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We report a stricture occurring during chemotherapy for malignant lymphoma that was successfully treated by endoscopic balloon dilation. The patient was diagnosed with stage IV malignant lymphoma by esophagogastroduodenoscopy and computed tomography scans. She complained of nausea and vomiting after undergoing the second cycle of chemotherapy. A small intestinal series through an ileus tube showed severe stricture of the ileum. Endoscopic balloon dilation was successfully performed with single-balloon endoscopy. After the procedure, her symptoms subsided and did not recur even 8 months after endoscopic dilation therapy.
Intestinal stricture is a major complication that may occur during or after chemotherapy for gastrointestinal lymphoma. Symptomatic strictures usually require surgical resection of the intestine [1, 2]. The recently developed technique of balloon endoscopy allows for diagnosis of small intestinal lesions as well as for performing several endoscopic therapies, such as balloon dilation of small intestinal stenosis in Crohn's disease [3,4,5]. Here, we report a case in whom endoscopic dilation under balloon endoscopy was very useful for treating a stricture of the small intestine that occurred during chemotherapy for malignant lymphoma.
A 78-year-old woman presented at our hospital with complaints of loss of appetite for 6 months. On admission, she appeared undernourished (height 159.5 cm, weight 45.5 kg), and had a regular pulse rate of 91 beats per minute, a blood pressure of 129/51 mm Hg, and a temperature of 37.7°C. Physical examination revealed enlarged lymph nodes in the cervical, axillary, and supraclavicular regions and conjunctival anemia. Laboratory data were as follows: white blood cell count 9,500/μl (normal 3,500-7,000), hemoglobin 8.7 g/dl (normal 11.7-15.8), platelets 18.1 × 104/μl (normal 14.0-35.0 × 104), lactate dehydrogenase 533 IU/l (normal 80-230), total protein 5.1 g/dl (normal 6.0-8.0), albumin 2.9 g/dl (normal 4.0-5.0), C-reactive protein 2.4 mg/dl (normal 0.0-0.5), ferritin 602 ng/ml (normal 3.6-114.0), soluble interleukin 2 receptor 8,100 U/ml (normal 145-519). Esophagogastroduodenoscopy revealed an irregular ulcer at the greater curvature of the lower gastric body. Histologic examination of biopsy specimens showed a diffuse infiltrate of lymphoid cells. Immunohistochemically, neoplastic lymphoid cells were positive for CD20, but negative for CD3. Computed tomography (CT) scans showed systemic lymph node enlargement and increased gastric and distal ileal wall thickness (fig. (fig.1a1a).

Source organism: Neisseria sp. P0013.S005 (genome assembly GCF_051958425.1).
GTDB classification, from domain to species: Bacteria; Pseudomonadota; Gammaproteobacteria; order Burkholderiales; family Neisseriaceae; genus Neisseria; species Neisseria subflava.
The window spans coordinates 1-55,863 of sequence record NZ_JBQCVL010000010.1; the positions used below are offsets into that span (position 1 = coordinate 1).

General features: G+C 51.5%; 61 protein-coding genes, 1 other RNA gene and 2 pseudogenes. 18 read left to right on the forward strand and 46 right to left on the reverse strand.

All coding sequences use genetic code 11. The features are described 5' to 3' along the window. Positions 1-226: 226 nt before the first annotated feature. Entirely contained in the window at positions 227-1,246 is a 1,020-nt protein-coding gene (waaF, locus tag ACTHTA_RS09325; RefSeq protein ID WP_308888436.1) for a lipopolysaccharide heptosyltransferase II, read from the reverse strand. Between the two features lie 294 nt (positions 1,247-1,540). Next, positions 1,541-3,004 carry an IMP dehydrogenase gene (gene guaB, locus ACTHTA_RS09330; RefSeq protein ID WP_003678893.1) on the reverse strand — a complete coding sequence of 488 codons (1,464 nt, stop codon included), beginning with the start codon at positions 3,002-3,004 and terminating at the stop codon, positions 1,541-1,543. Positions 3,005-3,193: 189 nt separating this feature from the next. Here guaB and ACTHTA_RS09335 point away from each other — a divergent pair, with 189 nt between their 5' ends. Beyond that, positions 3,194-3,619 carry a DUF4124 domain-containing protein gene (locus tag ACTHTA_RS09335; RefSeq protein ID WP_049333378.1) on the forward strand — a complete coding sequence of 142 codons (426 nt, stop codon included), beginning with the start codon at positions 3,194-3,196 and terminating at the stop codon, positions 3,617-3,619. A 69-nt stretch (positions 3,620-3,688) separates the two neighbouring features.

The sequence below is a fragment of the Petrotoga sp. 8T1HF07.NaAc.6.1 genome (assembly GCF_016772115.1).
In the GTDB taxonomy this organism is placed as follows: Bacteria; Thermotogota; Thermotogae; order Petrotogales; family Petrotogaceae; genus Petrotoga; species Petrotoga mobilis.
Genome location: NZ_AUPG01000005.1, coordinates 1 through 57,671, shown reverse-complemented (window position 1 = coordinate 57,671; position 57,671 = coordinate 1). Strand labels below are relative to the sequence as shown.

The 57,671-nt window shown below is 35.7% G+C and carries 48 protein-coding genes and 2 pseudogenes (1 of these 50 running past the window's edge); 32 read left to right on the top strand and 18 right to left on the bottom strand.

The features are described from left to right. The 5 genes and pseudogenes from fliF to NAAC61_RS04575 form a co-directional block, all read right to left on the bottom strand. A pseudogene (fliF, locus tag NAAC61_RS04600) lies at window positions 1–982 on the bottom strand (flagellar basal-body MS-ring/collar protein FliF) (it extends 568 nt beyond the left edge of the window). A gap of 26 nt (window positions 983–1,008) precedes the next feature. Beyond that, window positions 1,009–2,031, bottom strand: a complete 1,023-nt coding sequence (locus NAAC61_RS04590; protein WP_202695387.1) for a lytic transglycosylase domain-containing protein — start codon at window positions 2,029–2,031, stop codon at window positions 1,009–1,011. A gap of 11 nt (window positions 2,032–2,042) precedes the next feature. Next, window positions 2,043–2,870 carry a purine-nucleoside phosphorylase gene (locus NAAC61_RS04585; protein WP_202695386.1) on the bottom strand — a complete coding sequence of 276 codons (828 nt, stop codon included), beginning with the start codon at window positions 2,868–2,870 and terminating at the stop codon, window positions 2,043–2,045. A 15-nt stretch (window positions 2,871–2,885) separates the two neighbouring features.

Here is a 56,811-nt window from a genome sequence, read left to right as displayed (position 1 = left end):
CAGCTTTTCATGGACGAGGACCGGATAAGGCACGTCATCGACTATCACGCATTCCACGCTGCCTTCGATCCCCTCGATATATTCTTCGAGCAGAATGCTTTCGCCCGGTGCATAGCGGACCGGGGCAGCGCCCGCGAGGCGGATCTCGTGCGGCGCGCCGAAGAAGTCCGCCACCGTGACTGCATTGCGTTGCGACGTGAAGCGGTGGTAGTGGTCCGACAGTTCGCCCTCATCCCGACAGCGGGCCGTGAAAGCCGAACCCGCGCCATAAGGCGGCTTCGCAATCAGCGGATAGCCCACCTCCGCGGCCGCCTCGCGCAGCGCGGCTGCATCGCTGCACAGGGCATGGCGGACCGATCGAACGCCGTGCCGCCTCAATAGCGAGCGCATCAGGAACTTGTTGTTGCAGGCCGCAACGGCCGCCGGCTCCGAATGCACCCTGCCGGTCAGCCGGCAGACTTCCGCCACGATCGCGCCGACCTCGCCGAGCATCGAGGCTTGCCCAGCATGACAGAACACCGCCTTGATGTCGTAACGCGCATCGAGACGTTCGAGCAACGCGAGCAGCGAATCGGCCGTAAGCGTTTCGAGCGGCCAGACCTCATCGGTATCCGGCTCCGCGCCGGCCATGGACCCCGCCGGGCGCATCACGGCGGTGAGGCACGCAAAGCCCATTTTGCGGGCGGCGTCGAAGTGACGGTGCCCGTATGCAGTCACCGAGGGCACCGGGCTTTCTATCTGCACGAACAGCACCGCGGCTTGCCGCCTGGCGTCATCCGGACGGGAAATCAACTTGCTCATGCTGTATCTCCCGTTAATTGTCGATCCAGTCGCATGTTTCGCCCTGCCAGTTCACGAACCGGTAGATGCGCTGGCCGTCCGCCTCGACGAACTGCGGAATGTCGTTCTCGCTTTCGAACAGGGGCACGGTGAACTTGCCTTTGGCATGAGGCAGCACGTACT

Based on these findings, she was diagnosed with stage IV diffuse large B-cell lymphoma. She was admitted to our hospital for chemotherapy (rituximab, cyclophosphamide, hydroxydaunorubicin, vincristine, and prednisolone [R-CHOP] regimen). After the second cycle of chemotherapy, she complained of abdominal pain and vomiting. CT scans showed dilation of the small intestine (fig. (fig.1b).1b). An ileus tube was inserted and a small intestinal series through the ileus tube showed severe stenosis of the ileum approximately 50 cm proximal to the ileocecal valve (fig. (fig.2).2). We considered it necessary to treat this small intestinal stricture as quickly as possible because the patient required additional chemotherapy for swelling of abdominal lymph nodes suggestive of residual lymphoma. After informed consent was obtained from the patient and her family, we performed endoscopic dilation therapy with a single-balloon endoscopy (SIF-Q260; Olympus Co., Ltd, Tokyo, Japan). The balloon catheter was inserted into the stenotic site through the scope channel (fig. 3a–c). The maximum pressure of the balloon was controlled using a monitor. The balloon was only dilated up to 9 mm in diameter and dilation time was only 60 s because the patient complained of mild abdominal pain when the balloon diameter reached 9 mm. After this procedure, fluoroscopy showed successful dilation (fig. (fig.3c)3c) and chemotherapy was resumed after three days. Eight months after this procedure, her symptoms had not recurred and 6 cycles of chemotherapy were uneventfully performed, resulting in complete disease remission.
This is a case of successful treatment with endoscopic balloon dilation for a small intestinal stricture that occurred during chemotherapy for malignant lymphoma. Most small intestinal strictures resulting from chemotherapy of malignant lymphoma are treated surgically because of the risk of perforation . In this case, however, the patient still required additional chemotherapy for residual malignant lymphoma when the stricture of the small intestine appeared. Therefore, instead of surgical treatment, we selected endoscopic balloon dilation therapy so that R-CHOP could be continued with minimal interruption. As a result, the patient was able to resume chemotherapy immediately after endoscopic balloon dilation and achieved clinical remission.